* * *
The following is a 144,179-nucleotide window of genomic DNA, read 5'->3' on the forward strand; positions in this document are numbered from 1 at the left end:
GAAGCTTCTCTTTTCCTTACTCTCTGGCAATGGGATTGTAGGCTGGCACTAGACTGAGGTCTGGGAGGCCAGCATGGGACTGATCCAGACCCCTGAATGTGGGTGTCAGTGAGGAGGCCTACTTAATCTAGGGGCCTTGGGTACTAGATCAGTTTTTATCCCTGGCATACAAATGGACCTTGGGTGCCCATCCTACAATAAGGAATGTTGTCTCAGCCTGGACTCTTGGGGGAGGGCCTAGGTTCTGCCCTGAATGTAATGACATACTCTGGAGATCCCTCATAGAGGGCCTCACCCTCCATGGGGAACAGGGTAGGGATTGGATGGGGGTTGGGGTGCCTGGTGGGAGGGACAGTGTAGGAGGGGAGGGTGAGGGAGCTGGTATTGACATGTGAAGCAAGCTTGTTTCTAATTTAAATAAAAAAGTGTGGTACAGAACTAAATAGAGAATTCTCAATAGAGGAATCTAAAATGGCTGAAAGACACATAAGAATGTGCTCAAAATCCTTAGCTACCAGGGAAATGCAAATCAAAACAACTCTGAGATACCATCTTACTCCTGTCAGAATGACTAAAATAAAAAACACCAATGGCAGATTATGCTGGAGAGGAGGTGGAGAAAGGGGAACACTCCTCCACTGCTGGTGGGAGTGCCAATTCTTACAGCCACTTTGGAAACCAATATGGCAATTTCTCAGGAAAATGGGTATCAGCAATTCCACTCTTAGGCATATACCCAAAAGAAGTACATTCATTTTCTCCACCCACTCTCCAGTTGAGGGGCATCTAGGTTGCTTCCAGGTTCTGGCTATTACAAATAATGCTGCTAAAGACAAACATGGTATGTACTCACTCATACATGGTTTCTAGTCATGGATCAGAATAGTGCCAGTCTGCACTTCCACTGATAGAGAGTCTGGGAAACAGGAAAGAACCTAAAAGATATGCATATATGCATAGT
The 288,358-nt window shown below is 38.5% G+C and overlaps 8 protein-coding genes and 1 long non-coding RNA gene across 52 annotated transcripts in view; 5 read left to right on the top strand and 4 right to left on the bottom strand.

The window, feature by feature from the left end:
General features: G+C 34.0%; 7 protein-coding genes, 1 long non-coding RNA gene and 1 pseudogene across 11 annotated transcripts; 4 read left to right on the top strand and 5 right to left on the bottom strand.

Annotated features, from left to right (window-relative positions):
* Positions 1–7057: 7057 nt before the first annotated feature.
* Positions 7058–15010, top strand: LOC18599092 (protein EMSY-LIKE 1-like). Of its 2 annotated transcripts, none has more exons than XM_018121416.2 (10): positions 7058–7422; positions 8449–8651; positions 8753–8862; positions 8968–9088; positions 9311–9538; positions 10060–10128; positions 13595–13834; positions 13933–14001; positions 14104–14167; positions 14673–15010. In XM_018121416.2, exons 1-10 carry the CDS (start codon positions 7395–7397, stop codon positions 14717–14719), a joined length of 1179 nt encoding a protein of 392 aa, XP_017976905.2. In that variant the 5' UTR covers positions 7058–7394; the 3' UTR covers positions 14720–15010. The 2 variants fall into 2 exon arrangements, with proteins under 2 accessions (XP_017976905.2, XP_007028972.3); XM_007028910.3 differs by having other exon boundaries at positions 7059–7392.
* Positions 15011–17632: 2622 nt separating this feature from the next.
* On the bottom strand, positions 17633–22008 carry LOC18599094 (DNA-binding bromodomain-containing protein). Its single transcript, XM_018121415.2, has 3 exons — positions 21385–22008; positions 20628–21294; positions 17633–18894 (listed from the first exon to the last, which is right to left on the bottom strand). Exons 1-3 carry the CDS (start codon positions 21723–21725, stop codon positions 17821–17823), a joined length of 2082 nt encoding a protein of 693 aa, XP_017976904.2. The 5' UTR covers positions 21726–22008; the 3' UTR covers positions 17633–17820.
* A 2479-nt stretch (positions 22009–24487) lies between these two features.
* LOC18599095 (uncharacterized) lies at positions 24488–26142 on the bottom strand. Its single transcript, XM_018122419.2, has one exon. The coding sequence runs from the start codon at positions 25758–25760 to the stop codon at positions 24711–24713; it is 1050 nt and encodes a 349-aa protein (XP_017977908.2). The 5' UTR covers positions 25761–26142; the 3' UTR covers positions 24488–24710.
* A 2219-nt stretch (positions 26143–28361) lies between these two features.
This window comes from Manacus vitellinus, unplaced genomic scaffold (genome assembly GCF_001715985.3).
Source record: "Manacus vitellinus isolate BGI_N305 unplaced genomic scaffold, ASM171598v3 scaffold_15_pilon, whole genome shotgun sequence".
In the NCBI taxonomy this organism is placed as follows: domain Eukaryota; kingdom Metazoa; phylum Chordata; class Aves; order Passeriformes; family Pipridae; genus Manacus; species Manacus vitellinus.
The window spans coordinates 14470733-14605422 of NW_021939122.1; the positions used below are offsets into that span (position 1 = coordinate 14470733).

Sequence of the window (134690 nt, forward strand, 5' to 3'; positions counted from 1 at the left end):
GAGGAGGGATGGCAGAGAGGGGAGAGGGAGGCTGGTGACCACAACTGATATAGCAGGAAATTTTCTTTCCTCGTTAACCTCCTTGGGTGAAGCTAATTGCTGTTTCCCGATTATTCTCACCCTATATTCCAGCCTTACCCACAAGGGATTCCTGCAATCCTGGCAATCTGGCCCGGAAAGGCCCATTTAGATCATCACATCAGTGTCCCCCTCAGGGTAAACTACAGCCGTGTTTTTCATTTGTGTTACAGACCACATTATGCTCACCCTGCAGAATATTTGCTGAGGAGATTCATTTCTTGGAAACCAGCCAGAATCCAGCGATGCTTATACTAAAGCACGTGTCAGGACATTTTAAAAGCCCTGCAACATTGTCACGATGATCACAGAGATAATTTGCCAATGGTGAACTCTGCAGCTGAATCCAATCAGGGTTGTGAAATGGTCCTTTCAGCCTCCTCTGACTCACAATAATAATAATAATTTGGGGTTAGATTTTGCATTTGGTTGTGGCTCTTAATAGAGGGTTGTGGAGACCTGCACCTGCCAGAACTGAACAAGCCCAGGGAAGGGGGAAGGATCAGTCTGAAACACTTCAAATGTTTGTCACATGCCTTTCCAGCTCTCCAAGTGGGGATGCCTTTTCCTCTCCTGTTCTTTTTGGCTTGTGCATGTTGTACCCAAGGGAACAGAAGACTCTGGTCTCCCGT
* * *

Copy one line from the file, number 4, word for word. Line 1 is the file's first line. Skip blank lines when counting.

The window, feature by feature from the left end: